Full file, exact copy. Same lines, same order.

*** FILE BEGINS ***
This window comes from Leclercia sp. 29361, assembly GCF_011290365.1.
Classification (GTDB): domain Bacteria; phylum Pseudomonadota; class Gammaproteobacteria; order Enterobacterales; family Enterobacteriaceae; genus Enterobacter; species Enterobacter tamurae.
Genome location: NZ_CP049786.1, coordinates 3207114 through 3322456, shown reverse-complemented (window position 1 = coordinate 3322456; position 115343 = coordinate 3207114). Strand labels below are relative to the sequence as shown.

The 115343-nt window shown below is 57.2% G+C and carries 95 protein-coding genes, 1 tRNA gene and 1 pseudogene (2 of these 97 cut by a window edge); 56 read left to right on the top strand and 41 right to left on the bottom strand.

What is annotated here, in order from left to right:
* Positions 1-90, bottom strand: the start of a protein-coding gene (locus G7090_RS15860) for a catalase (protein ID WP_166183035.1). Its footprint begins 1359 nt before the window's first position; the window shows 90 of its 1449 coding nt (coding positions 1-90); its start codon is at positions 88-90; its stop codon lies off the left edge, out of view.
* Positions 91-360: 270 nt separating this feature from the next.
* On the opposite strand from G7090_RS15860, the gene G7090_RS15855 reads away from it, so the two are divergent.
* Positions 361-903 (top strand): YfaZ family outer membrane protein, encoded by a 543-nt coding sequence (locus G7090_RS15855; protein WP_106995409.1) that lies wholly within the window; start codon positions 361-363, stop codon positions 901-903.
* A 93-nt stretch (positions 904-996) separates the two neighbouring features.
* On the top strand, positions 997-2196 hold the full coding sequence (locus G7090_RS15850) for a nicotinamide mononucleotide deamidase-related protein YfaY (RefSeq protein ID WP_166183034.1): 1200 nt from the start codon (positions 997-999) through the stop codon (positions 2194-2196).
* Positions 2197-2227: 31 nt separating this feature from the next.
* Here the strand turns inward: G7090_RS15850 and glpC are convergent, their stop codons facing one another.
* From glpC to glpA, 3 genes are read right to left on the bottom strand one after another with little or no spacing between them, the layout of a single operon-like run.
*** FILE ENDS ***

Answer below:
This window comes from Leclercia sp. 29361, assembly GCF_011290365.1.
Classification (GTDB): domain Bacteria; phylum Pseudomonadota; class Gammaproteobacteria; order Enterobacterales; family Enterobacteriaceae; genus Enterobacter; species Enterobacter tamurae.
Genome location: NZ_CP049786.1, coordinates 3207114 through 3322456, shown reverse-complemented (window position 1 = coordinate 3322456; position 115343 = coordinate 3207114). Strand labels below are relative to the sequence as shown.

The 115343-nt window shown below is 57.2% G+C and carries 95 protein-coding genes, 1 tRNA gene and 1 pseudogene (2 of these 97 cut by a window edge); 56 read left to right on the top strand and 41 right to left on the bottom strand.

What is annotated here, in order from left to right:
* Positions 1-90, bottom strand: the start of a protein-coding gene (locus G7090_RS15860) for a catalase (protein ID WP_166183035.1). Its footprint begins 1359 nt before the window's first position; the window shows 90 of its 1449 coding nt (coding positions 1-90); its start codon is at positions 88-90; its stop codon lies off the left edge, out of view.
* Positions 91-360: 270 nt separating this feature from the next.
* On the opposite strand from G7090_RS15860, the gene G7090_RS15855 reads away from it, so the two are divergent.
* Positions 361-903 (top strand): YfaZ family outer membrane protein, encoded by a 543-nt coding sequence (locus G7090_RS15855; protein WP_106995409.1) that lies wholly within the window; start codon positions 361-363, stop codon positions 901-903.
* A 93-nt stretch (positions 904-996) separates the two neighbouring features.
* On the top strand, positions 997-2196 hold the full coding sequence (locus G7090_RS15850) for a nicotinamide mononucleotide deamidase-related protein YfaY (RefSeq protein ID WP_166183034.1): 1200 nt from the start codon (positions 997-999) through the stop codon (positions 2194-2196).
* Positions 2197-2227: 31 nt separating this feature from the next.
* Here the strand turns inward: G7090_RS15850 and glpC are convergent, their stop codons facing one another.
* From glpC to glpA, 3 genes are read right to left on the bottom strand one after another with little or no spacing between them, the layout of a single operon-like run.